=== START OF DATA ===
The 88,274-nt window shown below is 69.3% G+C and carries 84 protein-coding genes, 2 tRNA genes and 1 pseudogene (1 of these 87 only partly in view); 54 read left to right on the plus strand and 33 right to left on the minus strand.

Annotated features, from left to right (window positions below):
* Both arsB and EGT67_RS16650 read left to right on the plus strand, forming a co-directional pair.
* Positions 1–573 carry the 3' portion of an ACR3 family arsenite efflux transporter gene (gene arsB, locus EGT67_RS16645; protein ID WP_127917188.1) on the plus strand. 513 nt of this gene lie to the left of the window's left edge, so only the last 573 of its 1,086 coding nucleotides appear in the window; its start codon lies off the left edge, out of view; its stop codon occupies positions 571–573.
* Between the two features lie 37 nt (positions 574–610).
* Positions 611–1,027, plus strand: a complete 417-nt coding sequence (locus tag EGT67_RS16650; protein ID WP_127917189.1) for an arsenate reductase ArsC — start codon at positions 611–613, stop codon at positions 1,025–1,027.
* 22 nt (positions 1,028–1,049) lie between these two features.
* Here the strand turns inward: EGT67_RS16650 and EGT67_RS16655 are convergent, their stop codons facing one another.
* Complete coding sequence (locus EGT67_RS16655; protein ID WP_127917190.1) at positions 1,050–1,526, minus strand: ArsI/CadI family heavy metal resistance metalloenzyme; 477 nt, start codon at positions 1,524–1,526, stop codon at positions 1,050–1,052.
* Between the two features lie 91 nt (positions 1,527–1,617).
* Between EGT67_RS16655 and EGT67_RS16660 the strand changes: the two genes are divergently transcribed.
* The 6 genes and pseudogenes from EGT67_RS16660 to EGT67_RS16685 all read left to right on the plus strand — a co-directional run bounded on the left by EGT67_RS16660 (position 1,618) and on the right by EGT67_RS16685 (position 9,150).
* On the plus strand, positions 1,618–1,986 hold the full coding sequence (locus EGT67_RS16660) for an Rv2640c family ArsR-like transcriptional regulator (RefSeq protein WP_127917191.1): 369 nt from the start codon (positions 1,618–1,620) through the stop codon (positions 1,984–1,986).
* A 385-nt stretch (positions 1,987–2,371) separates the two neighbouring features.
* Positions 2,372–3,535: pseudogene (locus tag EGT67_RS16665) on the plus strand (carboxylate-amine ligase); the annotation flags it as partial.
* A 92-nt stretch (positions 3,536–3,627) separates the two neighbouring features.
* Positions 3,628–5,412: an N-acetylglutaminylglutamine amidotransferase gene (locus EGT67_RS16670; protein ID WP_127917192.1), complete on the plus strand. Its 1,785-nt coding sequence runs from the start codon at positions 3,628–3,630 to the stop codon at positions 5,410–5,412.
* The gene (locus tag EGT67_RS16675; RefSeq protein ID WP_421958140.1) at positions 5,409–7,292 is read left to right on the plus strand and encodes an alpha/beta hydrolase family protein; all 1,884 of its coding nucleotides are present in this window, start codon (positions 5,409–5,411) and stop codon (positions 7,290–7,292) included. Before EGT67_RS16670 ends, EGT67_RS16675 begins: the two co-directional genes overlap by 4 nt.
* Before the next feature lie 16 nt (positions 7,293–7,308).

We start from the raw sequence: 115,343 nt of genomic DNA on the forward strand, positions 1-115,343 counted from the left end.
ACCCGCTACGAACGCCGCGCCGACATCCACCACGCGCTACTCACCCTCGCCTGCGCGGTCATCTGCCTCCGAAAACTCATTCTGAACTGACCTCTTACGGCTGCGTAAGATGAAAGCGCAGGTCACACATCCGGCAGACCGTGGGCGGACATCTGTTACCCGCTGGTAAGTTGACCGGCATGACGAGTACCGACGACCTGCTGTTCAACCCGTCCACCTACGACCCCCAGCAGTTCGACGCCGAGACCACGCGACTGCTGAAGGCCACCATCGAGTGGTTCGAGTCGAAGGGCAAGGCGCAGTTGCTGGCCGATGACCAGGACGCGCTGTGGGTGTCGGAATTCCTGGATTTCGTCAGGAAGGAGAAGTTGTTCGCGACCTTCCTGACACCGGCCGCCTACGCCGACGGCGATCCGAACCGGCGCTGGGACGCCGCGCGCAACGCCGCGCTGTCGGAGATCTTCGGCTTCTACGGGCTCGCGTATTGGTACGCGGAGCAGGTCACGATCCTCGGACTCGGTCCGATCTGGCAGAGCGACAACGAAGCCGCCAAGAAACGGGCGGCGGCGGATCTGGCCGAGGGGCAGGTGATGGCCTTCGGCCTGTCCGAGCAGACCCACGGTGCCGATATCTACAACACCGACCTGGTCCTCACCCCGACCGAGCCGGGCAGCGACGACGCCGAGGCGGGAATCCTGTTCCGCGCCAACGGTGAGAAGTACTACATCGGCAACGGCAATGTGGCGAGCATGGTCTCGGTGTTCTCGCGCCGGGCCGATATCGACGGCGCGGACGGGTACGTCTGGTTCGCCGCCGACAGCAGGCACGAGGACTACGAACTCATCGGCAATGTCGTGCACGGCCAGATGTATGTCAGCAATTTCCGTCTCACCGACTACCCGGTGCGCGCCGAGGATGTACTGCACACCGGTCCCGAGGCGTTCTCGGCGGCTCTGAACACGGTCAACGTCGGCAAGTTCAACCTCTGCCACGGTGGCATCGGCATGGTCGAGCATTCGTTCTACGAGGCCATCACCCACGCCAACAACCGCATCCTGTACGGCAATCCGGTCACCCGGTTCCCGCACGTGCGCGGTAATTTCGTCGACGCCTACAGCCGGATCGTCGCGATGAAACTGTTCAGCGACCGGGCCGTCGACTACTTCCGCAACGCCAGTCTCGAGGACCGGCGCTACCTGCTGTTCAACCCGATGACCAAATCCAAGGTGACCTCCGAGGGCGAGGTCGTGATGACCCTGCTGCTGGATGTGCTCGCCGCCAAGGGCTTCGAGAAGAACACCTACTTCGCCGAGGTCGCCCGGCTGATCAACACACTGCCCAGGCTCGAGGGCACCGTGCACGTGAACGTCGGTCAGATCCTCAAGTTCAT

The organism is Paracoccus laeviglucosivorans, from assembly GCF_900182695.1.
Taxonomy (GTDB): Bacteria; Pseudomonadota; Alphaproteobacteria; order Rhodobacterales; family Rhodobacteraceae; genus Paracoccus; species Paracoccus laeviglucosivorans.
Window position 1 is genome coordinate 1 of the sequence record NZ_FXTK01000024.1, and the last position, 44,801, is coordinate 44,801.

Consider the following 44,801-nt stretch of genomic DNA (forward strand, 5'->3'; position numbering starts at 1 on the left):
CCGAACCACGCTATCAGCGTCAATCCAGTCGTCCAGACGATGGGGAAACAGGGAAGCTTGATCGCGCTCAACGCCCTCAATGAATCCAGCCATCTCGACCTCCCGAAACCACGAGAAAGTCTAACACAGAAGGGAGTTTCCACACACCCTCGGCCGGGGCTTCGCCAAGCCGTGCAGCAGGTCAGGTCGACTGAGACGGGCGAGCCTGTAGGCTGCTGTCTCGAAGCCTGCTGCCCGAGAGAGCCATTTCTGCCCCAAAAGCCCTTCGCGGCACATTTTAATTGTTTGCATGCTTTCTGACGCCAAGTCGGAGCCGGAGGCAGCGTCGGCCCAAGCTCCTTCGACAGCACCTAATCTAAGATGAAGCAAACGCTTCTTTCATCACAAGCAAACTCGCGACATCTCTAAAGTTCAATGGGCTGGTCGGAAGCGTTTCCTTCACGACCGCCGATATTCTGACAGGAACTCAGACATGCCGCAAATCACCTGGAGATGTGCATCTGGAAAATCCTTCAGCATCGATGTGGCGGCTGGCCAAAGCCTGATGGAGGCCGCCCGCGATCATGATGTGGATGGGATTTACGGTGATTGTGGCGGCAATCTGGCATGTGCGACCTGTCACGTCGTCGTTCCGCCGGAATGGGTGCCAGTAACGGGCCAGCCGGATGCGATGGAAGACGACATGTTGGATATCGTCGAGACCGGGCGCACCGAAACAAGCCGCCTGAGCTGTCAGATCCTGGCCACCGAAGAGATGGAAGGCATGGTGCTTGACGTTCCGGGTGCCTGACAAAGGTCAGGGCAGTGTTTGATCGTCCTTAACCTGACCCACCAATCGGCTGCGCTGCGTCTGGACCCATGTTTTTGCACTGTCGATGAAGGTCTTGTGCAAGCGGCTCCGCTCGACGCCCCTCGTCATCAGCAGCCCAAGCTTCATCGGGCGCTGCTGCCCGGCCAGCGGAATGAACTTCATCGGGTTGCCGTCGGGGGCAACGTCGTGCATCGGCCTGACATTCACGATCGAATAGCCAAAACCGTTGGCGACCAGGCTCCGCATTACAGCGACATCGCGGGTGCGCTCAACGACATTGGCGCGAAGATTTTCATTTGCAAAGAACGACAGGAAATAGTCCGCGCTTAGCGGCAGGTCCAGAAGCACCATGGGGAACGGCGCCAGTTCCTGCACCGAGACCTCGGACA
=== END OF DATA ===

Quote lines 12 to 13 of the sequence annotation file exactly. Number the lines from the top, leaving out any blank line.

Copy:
* The 6 genes and pseudogenes from EGT67_RS16660 to EGT67_RS16685 all read left to right on the plus strand — a co-directional run bounded on the left by EGT67_RS16660 (position 1,618) and on the right by EGT67_RS16685 (position 9,150).
* On the plus strand, positions 1,618–1,986 hold the full coding sequence (locus EGT67_RS16660) for an Rv2640c family ArsR-like transcriptional regulator (RefSeq protein WP_127917191.1): 369 nt from the start codon (positions 1,618–1,620) through the stop codon (positions 1,984–1,986).